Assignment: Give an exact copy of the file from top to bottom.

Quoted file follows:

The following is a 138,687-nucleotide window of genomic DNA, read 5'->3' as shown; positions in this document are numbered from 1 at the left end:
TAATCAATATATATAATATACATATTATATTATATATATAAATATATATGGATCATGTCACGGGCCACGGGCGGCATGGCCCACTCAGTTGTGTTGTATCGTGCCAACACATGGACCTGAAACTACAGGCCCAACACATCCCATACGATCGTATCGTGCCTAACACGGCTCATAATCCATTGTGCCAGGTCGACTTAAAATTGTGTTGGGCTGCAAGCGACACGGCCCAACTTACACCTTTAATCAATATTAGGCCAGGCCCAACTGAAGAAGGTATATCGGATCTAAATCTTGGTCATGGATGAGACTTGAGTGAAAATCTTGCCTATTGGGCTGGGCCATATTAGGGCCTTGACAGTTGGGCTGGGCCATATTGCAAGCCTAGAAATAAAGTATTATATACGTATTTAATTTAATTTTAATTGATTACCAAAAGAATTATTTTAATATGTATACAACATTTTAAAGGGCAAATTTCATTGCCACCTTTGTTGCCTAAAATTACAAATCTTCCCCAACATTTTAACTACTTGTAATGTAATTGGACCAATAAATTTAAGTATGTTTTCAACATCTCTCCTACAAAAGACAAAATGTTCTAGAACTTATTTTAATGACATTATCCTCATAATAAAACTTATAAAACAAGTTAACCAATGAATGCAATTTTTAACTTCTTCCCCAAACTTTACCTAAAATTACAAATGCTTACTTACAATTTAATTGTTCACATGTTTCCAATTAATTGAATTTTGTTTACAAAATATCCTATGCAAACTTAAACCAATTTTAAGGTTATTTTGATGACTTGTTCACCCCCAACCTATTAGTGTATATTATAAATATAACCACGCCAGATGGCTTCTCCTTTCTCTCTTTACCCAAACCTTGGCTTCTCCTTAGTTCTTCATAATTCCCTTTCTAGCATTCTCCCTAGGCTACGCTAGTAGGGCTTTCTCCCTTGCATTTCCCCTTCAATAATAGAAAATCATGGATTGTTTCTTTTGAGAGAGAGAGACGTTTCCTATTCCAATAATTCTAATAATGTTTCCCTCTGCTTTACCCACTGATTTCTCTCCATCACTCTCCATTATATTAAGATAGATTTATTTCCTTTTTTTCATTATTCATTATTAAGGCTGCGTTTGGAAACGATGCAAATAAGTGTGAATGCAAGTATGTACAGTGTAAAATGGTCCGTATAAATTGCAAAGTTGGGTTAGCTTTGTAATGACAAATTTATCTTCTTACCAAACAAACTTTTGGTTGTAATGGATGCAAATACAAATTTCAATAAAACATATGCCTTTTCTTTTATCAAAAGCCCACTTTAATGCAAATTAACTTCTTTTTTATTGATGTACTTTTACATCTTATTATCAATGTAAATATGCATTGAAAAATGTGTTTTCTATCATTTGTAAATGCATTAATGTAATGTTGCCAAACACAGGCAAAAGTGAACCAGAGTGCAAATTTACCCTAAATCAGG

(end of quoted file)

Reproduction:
The following is a 138,687-nucleotide window of genomic DNA, read 5'->3' as shown; positions in this document are numbered from 1 at the left end:
TAATCAATATATATAATATACATATTATATTATATATATAAATATATATGGATCATGTCACGGGCCACGGGCGGCATGGCCCACTCAGTTGTGTTGTATCGTGCCAACACATGGACCTGAAACTACAGGCCCAACACATCCCATACGATCGTATCGTGCCTAACACGGCTCATAATCCATTGTGCCAGGTCGACTTAAAATTGTGTTGGGCTGCAAGCGACACGGCCCAACTTACACCTTTAATCAATATTAGGCCAGGCCCAACTGAAGAAGGTATATCGGATCTAAATCTTGGTCATGGATGAGACTTGAGTGAAAATCTTGCCTATTGGGCTGGGCCATATTAGGGCCTTGACAGTTGGGCTGGGCCATATTGCAAGCCTAGAAATAAAGTATTATATACGTATTTAATTTAATTTTAATTGATTACCAAAAGAATTATTTTAATATGTATACAACATTTTAAAGGGCAAATTTCATTGCCACCTTTGTTGCCTAAAATTACAAATCTTCCCCAACATTTTAACTACTTGTAATGTAATTGGACCAATAAATTTAAGTATGTTTTCAACATCTCTCCTACAAAAGACAAAATGTTCTAGAACTTATTTTAATGACATTATCCTCATAATAAAACTTATAAAACAAGTTAACCAATGAATGCAATTTTTAACTTCTTCCCCAAACTTTACCTAAAATTACAAATGCTTACTTACAATTTAATTGTTCACATGTTTCCAATTAATTGAATTTTGTTTACAAAATATCCTATGCAAACTTAAACCAATTTTAAGGTTATTTTGATGACTTGTTCACCCCCAACCTATTAGTGTATATTATAAATATAACCACGCCAGATGGCTTCTCCTTTCTCTCTTTACCCAAACCTTGGCTTCTCCTTAGTTCTTCATAATTCCCTTTCTAGCATTCTCCCTAGGCTACGCTAGTAGGGCTTTCTCCCTTGCATTTCCCCTTCAATAATAGAAAATCATGGATTGTTTCTTTTGAGAGAGAGAGACGTTTCCTATTCCAATAATTCTAATAATGTTTCCCTCTGCTTTACCCACTGATTTCTCTCCATCACTCTCCATTATATTAAGATAGATTTATTTCCTTTTTTTCATTATTCATTATTAAGGCTGCGTTTGGAAACGATGCAAATAAGTGTGAATGCAAGTATGTACAGTGTAAAATGGTCCGTATAAATTGCAAAGTTGGGTTAGCTTTGTAATGACAAATTTATCTTCTTACCAAACAAACTTTTGGTTGTAATGGATGCAAATACAAATTTCAATAAAACATATGCCTTTTCTTTTATCAAAAGCCCACTTTAATGCAAATTAACTTCTTTTTTATTGATGTACTTTTACATCTTATTATCAATGTAAATATGCATTGAAAAATGTGTTTTCTATCATTTGTAAATGCATTAATGTAATGTTGCCAAACACAGGCAAAAGTGAACCAGAGTGCAAATTTACCCTAAATCAGG